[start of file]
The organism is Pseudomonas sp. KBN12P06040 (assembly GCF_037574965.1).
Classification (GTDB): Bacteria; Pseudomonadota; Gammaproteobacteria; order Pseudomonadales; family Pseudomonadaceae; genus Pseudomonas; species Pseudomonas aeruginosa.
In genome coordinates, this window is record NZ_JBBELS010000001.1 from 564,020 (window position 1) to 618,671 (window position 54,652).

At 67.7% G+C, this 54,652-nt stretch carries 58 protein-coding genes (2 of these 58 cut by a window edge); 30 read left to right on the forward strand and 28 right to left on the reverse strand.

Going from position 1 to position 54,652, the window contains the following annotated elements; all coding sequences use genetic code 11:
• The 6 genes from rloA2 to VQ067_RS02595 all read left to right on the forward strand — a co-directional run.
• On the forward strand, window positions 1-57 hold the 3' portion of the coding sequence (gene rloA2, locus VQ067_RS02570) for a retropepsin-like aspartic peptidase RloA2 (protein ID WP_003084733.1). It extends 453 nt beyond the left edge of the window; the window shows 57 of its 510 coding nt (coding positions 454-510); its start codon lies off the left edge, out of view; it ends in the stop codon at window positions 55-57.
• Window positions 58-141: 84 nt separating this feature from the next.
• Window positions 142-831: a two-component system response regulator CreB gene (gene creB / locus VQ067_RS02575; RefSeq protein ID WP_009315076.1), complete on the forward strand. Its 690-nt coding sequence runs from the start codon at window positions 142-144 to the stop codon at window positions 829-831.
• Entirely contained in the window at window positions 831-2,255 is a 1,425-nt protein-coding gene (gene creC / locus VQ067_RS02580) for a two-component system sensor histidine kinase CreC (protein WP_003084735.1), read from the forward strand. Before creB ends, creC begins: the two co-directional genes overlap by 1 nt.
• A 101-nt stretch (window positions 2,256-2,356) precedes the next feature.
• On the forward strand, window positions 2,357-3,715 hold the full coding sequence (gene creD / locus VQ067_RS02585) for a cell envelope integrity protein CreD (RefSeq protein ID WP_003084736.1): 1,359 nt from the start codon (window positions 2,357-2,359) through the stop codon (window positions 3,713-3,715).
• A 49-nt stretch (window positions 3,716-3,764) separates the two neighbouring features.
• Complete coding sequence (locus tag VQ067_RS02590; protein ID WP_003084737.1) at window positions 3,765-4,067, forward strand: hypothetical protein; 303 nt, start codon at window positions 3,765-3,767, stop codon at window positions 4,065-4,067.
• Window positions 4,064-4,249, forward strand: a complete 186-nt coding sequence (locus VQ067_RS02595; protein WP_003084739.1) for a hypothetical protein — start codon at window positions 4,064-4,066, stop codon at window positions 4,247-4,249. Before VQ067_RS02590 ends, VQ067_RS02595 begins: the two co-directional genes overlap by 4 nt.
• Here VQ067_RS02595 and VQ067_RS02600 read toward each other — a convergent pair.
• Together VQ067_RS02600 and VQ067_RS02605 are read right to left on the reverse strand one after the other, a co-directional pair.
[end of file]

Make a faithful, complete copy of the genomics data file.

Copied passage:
The organism is Pseudomonas sp. KBN12P06040 (assembly GCF_037574965.1).
Classification (GTDB): Bacteria; Pseudomonadota; Gammaproteobacteria; order Pseudomonadales; family Pseudomonadaceae; genus Pseudomonas; species Pseudomonas aeruginosa.
In genome coordinates, this window is record NZ_JBBELS010000001.1 from 564,020 (window position 1) to 618,671 (window position 54,652).

At 67.7% G+C, this 54,652-nt stretch carries 58 protein-coding genes (2 of these 58 cut by a window edge); 30 read left to right on the forward strand and 28 right to left on the reverse strand.

Going from position 1 to position 54,652, the window contains the following annotated elements; all coding sequences use genetic code 11:
• The 6 genes from rloA2 to VQ067_RS02595 all read left to right on the forward strand — a co-directional run.
• On the forward strand, window positions 1-57 hold the 3' portion of the coding sequence (gene rloA2, locus VQ067_RS02570) for a retropepsin-like aspartic peptidase RloA2 (protein ID WP_003084733.1). It extends 453 nt beyond the left edge of the window; the window shows 57 of its 510 coding nt (coding positions 454-510); its start codon lies off the left edge, out of view; it ends in the stop codon at window positions 55-57.
• Window positions 58-141: 84 nt separating this feature from the next.
• Window positions 142-831: a two-component system response regulator CreB gene (gene creB / locus VQ067_RS02575; RefSeq protein ID WP_009315076.1), complete on the forward strand. Its 690-nt coding sequence runs from the start codon at window positions 142-144 to the stop codon at window positions 829-831.
• Entirely contained in the window at window positions 831-2,255 is a 1,425-nt protein-coding gene (gene creC / locus VQ067_RS02580) for a two-component system sensor histidine kinase CreC (protein WP_003084735.1), read from the forward strand. Before creB ends, creC begins: the two co-directional genes overlap by 1 nt.
• A 101-nt stretch (window positions 2,256-2,356) precedes the next feature.
• On the forward strand, window positions 2,357-3,715 hold the full coding sequence (gene creD / locus VQ067_RS02585) for a cell envelope integrity protein CreD (RefSeq protein ID WP_003084736.1): 1,359 nt from the start codon (window positions 2,357-2,359) through the stop codon (window positions 3,713-3,715).
• A 49-nt stretch (window positions 3,716-3,764) separates the two neighbouring features.
• Complete coding sequence (locus tag VQ067_RS02590; protein ID WP_003084737.1) at window positions 3,765-4,067, forward strand: hypothetical protein; 303 nt, start codon at window positions 3,765-3,767, stop codon at window positions 4,065-4,067.
• Window positions 4,064-4,249, forward strand: a complete 186-nt coding sequence (locus VQ067_RS02595; protein WP_003084739.1) for a hypothetical protein — start codon at window positions 4,064-4,066, stop codon at window positions 4,247-4,249. Before VQ067_RS02590 ends, VQ067_RS02595 begins: the two co-directional genes overlap by 4 nt.
• Here VQ067_RS02595 and VQ067_RS02600 read toward each other — a convergent pair.
• Together VQ067_RS02600 and VQ067_RS02605 are read right to left on the reverse strand one after the other, a co-directional pair.